Continuing now into Romans chapters 10 and 11, we recall that Paul declared in verse 4 of chapter 10 that Christ is the end, or ultimate objective of the Law. His saving work was completed at Calvary. Now, although righteousness-by-law says that, ‘the man who does these things will live by them’, faith does not challenge the complete accomplishment of the work of Christ. It does not ask who will ascend into heaven to bring Christ down, or descend to bring Him back in resurrection. No, faith goes along with Deuteronomy chapter 30 which Paul here quotes, “The word is very near you; it is in your mouth and in your heart so that you may obey it.”

We might just pause here to note that in these three chapters of Romans, chapters 9, 10 and 11, in which the apostle grapples with the deep things of divine election and sovereignty, he repeatedly quotes from the Old Testament scriptures; especially from Deuteronomy, Isaiah and the Psalms. He is longing that the case he is making will get through to some of his dearly beloved Jewish brothers and sisters, people who knew and revered the writings of Moses, of the prophets, and of David in the Psalms. They revered them as the very oracles of God. These are what undergird my case, Paul claims, about the grace of God in Christ.

‘Romans ten and nine’, runs the old gospel chorus, ‘is a favourite verse of mine’; and with good reason too! ‘If you confess with your mouth, “Jesus is Lord,” and believe in your heart that God raised him from the dead, you will be saved’. By these words many a rejoicing Christian has been given assurance of eternal salvation. The heart believes, the mouth confesses: truths deeply significant to those of Paul’s day who may be risking their life in saying, “Jesus is Lord.”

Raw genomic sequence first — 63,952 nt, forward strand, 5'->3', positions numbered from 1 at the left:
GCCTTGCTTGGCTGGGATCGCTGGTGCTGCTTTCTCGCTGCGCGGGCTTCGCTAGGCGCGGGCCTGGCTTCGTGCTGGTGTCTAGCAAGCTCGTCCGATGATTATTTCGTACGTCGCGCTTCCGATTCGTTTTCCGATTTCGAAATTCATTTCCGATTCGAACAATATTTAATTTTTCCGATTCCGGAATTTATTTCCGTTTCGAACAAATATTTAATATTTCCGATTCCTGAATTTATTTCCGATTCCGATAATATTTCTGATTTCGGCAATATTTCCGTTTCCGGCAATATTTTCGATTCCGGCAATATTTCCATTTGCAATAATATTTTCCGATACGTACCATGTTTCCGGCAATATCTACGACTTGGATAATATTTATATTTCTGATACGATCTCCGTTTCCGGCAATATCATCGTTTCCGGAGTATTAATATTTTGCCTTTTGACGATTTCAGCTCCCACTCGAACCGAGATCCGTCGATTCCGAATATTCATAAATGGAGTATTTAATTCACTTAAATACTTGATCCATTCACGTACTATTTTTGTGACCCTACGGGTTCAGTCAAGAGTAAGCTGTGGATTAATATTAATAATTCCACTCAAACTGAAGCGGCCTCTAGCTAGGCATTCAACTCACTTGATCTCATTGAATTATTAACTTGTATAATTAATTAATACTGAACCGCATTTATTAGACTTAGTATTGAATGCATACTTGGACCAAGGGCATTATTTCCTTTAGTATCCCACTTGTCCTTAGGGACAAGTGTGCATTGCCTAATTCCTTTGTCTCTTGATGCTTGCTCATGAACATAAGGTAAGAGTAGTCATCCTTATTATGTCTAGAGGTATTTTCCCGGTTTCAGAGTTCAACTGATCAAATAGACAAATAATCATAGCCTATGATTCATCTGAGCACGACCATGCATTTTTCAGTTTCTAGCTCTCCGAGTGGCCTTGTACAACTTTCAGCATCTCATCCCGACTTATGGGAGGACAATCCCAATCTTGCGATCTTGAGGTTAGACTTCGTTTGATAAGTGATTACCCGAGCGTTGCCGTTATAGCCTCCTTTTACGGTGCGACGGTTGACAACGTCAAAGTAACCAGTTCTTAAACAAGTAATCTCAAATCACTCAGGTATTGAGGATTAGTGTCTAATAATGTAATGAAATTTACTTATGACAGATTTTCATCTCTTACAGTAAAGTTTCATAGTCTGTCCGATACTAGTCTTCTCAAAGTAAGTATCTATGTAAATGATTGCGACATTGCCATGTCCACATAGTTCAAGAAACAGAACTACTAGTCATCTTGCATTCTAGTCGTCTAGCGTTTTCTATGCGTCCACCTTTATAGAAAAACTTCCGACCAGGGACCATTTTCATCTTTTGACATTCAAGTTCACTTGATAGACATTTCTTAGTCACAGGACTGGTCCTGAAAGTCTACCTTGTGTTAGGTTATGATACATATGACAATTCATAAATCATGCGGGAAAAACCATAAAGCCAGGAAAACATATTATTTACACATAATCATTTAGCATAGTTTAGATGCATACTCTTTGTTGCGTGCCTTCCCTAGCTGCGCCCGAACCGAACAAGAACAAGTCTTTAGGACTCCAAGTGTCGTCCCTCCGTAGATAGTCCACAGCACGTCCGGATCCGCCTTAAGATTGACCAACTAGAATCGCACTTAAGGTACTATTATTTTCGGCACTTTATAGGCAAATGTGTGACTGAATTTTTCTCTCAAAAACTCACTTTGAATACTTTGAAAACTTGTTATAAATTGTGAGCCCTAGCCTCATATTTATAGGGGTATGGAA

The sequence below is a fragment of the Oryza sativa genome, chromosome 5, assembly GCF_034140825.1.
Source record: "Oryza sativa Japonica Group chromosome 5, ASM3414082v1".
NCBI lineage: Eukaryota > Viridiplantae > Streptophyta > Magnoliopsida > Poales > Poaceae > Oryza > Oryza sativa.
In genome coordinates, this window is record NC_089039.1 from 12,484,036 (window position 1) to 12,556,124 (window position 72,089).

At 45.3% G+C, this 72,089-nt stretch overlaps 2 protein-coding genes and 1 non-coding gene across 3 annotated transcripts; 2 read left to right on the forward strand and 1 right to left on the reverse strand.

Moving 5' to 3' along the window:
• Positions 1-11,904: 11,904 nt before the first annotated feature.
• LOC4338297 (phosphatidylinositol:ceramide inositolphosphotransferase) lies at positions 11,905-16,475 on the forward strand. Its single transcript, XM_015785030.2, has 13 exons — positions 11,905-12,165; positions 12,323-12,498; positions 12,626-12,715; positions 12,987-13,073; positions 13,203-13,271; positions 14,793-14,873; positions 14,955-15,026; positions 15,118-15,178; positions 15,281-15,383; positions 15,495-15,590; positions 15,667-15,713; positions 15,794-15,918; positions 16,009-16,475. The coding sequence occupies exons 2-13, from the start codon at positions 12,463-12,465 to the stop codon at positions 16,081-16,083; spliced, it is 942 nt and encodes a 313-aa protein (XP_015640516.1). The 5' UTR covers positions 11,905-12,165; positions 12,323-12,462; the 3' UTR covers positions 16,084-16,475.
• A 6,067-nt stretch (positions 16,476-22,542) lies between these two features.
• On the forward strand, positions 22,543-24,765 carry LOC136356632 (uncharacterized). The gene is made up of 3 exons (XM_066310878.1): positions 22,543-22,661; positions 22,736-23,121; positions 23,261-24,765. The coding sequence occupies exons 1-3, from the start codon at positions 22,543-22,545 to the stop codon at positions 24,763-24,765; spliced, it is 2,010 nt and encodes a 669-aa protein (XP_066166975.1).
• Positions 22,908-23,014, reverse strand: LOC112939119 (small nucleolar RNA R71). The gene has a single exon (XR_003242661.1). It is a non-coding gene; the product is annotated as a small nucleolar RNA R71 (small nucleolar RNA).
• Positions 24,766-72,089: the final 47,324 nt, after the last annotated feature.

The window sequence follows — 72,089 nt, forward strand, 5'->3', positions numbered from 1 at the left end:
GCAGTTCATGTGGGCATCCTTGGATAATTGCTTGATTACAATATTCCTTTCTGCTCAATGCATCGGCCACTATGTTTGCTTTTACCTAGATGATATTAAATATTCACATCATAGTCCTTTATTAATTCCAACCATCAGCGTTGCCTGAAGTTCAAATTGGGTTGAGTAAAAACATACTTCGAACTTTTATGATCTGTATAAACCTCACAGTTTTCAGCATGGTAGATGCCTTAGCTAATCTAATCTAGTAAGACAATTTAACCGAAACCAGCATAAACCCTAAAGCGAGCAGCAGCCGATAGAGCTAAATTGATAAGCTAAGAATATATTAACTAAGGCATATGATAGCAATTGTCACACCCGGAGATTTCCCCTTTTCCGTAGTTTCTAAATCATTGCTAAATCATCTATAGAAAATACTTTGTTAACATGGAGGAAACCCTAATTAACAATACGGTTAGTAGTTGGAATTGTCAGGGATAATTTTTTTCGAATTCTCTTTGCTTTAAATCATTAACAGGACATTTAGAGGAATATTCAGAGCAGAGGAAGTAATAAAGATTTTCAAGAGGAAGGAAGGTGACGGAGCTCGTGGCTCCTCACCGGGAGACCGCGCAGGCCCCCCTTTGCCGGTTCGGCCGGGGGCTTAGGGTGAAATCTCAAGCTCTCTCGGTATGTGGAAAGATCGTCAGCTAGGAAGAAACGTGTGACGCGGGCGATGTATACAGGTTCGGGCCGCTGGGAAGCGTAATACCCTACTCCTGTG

In the closing verses of chapter 10, Paul brings forward more Old Testament scriptures to present to the Jews who were seeking to establish their own righteousness while not submitting to God’s. To call effectively on God was not possible apart from believing on the risen Lord Jesus Christ. This faith could only result from hearing the gospel conveyed by the preacher sent by God, as Isaiah himself had been, who is again quoted, ‘”How beautiful are the feet of those who bring good news!”‘ words with a particularly wonderful application to Christ. With sadness, this chapter has to close with another Isaiah citation, “All day long I have held out my hands to a disobedient and obstinate people.”

Well, I ask then, says the apostle, ‘Did God reject His people? By no means!’ Romans chapter 11 is another passage in this marvellous treatise which illuminates profound purposes of God nowhere else similarly expounded in the New Testament. For example, the truth that God provided for ‘a remnant chosen by grace’ from Israel, as in Elijah’s day. Because the mainstream of Israel sought righteousness by works and not by faith, they were hardened by God; solemn thought, as witnessed again by Isaiah’s and David’s wonderful writings.

And now comes a deep and wonderful truth about Israel’s fall. Was it beyond recovery? Not at all! A key passage is chapter 11 verses 11 and 12. ‘Because of their transgression, salvation has come to the Gentiles to make Israel envious. But if their transgression means riches for the world, and their loss means riches for the Gentiles, how much greater riches will their fulness bring!’

People who are not Jews, who believe in Christ are like a wild olive branch grafted into a pure root; not to be proud about this indeed, but to remember how dearly God longs to graft in again Jews, the natural branches, who believe.

‘Israel has experienced a hardening in part until the full number of the Gentiles has come in.’ Then a glorious national salvation will come to Israel, pointing to the triumphant day of Christ’s return. ‘As far as election is concerned, they are loved on account of the patriarchs’. God’s gifts and His callings are irrevocable, and He ‘has bound all men over to disobedience so that he may have mercy on them all’.

Yes, God is sovereign, and man is responsible, as shown in the working of God in grace to both Jews and Gentiles. And His eternal purposes, though incomprehensible in full to our small minds, will be accomplished to His glory.